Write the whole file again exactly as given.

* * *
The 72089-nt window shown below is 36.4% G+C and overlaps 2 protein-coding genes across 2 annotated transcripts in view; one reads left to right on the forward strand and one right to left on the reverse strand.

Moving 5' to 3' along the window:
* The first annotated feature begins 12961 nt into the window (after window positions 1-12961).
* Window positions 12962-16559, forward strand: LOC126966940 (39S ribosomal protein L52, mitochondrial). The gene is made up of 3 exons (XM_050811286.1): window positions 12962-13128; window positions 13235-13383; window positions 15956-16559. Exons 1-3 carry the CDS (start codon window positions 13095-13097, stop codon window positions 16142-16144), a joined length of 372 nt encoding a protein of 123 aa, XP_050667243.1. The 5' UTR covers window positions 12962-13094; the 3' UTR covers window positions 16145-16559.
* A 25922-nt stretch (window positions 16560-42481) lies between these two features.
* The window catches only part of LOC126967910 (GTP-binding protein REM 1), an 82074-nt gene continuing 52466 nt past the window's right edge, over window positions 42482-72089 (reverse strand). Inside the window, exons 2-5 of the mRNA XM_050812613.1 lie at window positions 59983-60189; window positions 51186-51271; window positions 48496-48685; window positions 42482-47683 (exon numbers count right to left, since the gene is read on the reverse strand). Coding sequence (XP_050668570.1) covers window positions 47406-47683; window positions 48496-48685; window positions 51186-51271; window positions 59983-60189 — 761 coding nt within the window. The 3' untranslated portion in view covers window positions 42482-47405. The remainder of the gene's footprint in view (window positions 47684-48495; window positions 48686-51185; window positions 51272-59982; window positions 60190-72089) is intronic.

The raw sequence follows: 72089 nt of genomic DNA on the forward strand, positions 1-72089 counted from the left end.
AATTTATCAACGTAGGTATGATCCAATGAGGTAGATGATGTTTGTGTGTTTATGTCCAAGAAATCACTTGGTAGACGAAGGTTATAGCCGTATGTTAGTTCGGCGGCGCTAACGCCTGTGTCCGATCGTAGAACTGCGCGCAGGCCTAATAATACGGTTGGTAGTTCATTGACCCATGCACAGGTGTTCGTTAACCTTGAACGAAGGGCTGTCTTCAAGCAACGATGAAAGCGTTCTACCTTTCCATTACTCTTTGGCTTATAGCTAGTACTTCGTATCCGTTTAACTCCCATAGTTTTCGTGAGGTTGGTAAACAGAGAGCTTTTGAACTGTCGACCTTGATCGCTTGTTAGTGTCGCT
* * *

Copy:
The 72089-nt window shown below is 36.4% G+C and overlaps 2 protein-coding genes across 2 annotated transcripts in view; one reads left to right on the forward strand and one right to left on the reverse strand.

Moving 5' to 3' along the window:
* The first annotated feature begins 12961 nt into the window (after window positions 1-12961).
* Window positions 12962-16559, forward strand: LOC126966940 (39S ribosomal protein L52, mitochondrial). The gene is made up of 3 exons (XM_050811286.1): window positions 12962-13128; window positions 13235-13383; window positions 15956-16559. Exons 1-3 carry the CDS (start codon window positions 13095-13097, stop codon window positions 16142-16144), a joined length of 372 nt encoding a protein of 123 aa, XP_050667243.1. The 5' UTR covers window positions 12962-13094; the 3' UTR covers window positions 16145-16559.
* A 25922-nt stretch (window positions 16560-42481) lies between these two features.
* The window catches only part of LOC126967910 (GTP-binding protein REM 1), an 82074-nt gene continuing 52466 nt past the window's right edge, over window positions 42482-72089 (reverse strand). Inside the window, exons 2-5 of the mRNA XM_050812613.1 lie at window positions 59983-60189; window positions 51186-51271; window positions 48496-48685; window positions 42482-47683 (exon numbers count right to left, since the gene is read on the reverse strand). Coding sequence (XP_050668570.1) covers window positions 47406-47683; window positions 48496-48685; window positions 51186-51271; window positions 59983-60189 — 761 coding nt within the window. The 3' untranslated portion in view covers window positions 42482-47405. The remainder of the gene's footprint in view (window positions 47684-48495; window positions 48686-51185; window positions 51272-59982; window positions 60190-72089) is intronic.

The raw sequence follows: 72089 nt of genomic DNA on the forward strand, positions 1-72089 counted from the left end.
AATTTATCAACGTAGGTATGATCCAATGAGGTAGATGATGTTTGTGTGTTTATGTCCAAGAAATCACTTGGTAGACGAAGGTTATAGCCGTATGTTAGTTCGGCGGCGCTAACGCCTGTGTCCGATCGTAGAACTGCGCGCAGGCCTAATAATACGGTTGGTAGTTCATTGACCCATGCACAGGTGTTCGTTAACCTTGAACGAAGGGCTGTCTTCAAGCAACGATGAAAGCGTTCTACCTTTCCATTACTCTTTGGCTTATAGCTAGTACTTCGTATCCGTTTAACTCCCATAGTTTTCGTGAGGTTGGTAAACAGAGAGCTTTTGAACTGTCGACCTTGATCGCTTGTTAGTGTCGCT